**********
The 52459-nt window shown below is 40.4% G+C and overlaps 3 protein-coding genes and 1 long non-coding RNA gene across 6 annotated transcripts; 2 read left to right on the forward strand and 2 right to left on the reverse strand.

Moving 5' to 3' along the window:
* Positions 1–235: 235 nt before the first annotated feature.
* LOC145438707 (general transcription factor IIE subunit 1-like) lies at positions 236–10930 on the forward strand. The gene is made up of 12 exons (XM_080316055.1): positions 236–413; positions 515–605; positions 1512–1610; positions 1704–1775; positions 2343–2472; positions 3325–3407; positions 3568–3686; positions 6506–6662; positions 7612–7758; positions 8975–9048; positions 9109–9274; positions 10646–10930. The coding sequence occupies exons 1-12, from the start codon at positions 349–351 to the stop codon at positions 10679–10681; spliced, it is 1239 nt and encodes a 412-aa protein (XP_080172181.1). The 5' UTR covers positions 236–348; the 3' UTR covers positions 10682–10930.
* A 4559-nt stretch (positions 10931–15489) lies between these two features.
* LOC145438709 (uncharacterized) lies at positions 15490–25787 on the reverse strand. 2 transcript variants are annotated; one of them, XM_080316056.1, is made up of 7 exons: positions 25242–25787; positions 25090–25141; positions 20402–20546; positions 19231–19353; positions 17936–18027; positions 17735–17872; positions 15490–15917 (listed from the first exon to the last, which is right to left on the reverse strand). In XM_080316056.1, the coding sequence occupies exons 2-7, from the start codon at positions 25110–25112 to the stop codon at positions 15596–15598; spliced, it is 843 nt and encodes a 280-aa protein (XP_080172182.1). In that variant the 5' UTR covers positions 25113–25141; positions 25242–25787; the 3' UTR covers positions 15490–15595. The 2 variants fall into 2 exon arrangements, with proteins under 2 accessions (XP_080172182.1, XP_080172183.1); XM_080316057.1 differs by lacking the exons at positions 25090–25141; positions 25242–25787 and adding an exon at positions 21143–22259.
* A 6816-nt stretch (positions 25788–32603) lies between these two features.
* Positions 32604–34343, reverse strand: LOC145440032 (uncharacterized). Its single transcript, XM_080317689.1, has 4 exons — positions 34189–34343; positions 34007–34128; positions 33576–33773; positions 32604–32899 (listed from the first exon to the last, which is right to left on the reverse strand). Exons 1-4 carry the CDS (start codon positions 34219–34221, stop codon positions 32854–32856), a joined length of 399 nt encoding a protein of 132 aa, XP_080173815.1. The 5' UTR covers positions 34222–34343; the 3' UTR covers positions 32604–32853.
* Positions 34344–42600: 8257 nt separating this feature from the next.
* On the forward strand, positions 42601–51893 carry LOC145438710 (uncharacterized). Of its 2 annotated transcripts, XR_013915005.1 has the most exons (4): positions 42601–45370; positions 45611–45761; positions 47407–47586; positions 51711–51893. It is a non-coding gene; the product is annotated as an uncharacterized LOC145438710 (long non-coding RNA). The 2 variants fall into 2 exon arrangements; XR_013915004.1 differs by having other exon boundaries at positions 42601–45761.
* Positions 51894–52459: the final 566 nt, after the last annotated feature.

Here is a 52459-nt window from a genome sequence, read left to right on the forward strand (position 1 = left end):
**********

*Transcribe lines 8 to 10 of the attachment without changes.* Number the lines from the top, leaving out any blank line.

* Positions 32604–34343, reverse strand: LOC145440032 (uncharacterized). Its single transcript, XM_080317689.1, has 4 exons — positions 34189–34343; positions 34007–34128; positions 33576–33773; positions 32604–32899 (listed from the first exon to the last, which is right to left on the reverse strand). Exons 1-4 carry the CDS (start codon positions 34219–34221, stop codon positions 32854–32856), a joined length of 399 nt encoding a protein of 132 aa, XP_080173815.1. The 5' UTR covers positions 34222–34343; the 3' UTR covers positions 32604–32853.
* Positions 34344–42600: 8257 nt separating this feature from the next.
* On the forward strand, positions 42601–51893 carry LOC145438710 (uncharacterized). Of its 2 annotated transcripts, XR_013915005.1 has the most exons (4): positions 42601–45370; positions 45611–45761; positions 47407–47586; positions 51711–51893. It is a non-coding gene; the product is annotated as an uncharacterized LOC145438710 (long non-coding RNA). The 2 variants fall into 2 exon arrangements; XR_013915004.1 differs by having other exon boundaries at positions 42601–45761.